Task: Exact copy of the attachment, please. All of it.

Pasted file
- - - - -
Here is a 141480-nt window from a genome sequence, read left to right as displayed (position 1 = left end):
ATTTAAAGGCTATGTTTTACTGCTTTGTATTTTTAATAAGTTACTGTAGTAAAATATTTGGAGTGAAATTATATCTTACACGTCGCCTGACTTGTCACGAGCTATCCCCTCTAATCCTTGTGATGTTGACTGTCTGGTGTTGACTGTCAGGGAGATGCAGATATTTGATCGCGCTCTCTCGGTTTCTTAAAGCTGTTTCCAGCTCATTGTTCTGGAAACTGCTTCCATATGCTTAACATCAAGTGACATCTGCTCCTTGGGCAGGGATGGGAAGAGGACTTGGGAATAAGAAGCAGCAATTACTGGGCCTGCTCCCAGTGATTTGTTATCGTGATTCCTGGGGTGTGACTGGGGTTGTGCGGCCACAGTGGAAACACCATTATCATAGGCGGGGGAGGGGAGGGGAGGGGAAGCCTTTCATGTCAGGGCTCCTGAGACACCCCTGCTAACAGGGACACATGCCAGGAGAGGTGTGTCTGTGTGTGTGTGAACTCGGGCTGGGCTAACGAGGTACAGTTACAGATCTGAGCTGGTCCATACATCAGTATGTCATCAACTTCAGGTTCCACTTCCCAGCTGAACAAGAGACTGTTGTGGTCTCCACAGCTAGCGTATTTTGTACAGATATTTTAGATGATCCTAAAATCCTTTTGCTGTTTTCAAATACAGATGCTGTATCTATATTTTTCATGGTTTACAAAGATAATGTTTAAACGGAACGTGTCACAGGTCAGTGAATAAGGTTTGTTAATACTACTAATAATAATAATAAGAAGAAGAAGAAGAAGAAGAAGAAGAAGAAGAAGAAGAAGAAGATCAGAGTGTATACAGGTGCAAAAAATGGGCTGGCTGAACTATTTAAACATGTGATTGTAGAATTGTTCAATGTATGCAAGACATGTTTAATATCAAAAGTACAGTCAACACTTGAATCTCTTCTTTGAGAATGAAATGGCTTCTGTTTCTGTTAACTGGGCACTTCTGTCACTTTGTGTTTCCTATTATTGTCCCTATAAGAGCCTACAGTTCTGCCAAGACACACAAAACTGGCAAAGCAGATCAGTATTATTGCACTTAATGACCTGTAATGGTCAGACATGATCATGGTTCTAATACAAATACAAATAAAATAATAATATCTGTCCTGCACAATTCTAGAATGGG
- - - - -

Here is a 141480-nt window from a genome sequence, read left to right as displayed (position 1 = left end):
ATTTAAAGGCTATGTTTTACTGCTTTGTATTTTTAATAAGTTACTGTAGTAAAATATTTGGAGTGAAATTATATCTTACACGTCGCCTGACTTGTCACGAGCTATCCCCTCTAATCCTTGTGATGTTGACTGTCTGGTGTTGACTGTCAGGGAGATGCAGATATTTGATCGCGCTCTCTCGGTTTCTTAAAGCTGTTTCCAGCTCATTGTTCTGGAAACTGCTTCCATATGCTTAACATCAAGTGACATCTGCTCCTTGGGCAGGGATGGGAAGAGGACTTGGGAATAAGAAGCAGCAATTACTGGGCCTGCTCCCAGTGATTTGTTATCGTGATTCCTGGGGTGTGACTGGGGTTGTGCGGCCACAGTGGAAACACCATTATCATAGGCGGGGGAGGGGAGGGGAGGGGAAGCCTTTCATGTCAGGGCTCCTGAGACACCCCTGCTAACAGGGACACATGCCAGGAGAGGTGTGTCTGTGTGTGTGTGAACTCGGGCTGGGCTAACGAGGTACAGTTACAGATCTGAGCTGGTCCATACATCAGTATGTCATCAACTTCAGGTTCCACTTCCCAGCTGAACAAGAGACTGTTGTGGTCTCCACAGCTAGCGTATTTTGTACAGATATTTTAGATGATCCTAAAATCCTTTTGCTGTTTTCAAATACAGATGCTGTATCTATATTTTTCATGGTTTACAAAGATAATGTTTAAACGGAACGTGTCACAGGTCAGTGAATAAGGTTTGTTAATACTACTAATAATAATAATAAGAAGAAGAAGAAGAAGAAGAAGAAGAAGAAGAAGAAGAAGAAGATCAGAGTGTATACAGGTGCAAAAAATGGGCTGGCTGAACTATTTAAACATGTGATTGTAGAATTGTTCAATGTATGCAAGACATGTTTAATATCAAAAGTACAGTCAACACTTGAATCTCTTCTTTGAGAATGAAATGGCTTCTGTTTCTGTTAACTGGGCACTTCTGTCACTTTGTGTTTCCTATTATTGTCCCTATAAGAGCCTACAGTTCTGCCAAGACACACAAAACTGGCAAAGCAGATCAGTATTATTGCACTTAATGACCTGTAATGGTCAGACATGATCATGGTTCTAATACAAATACAAATAAAATAATAATATCTGTCCTGCACAATTCTAGAATGGG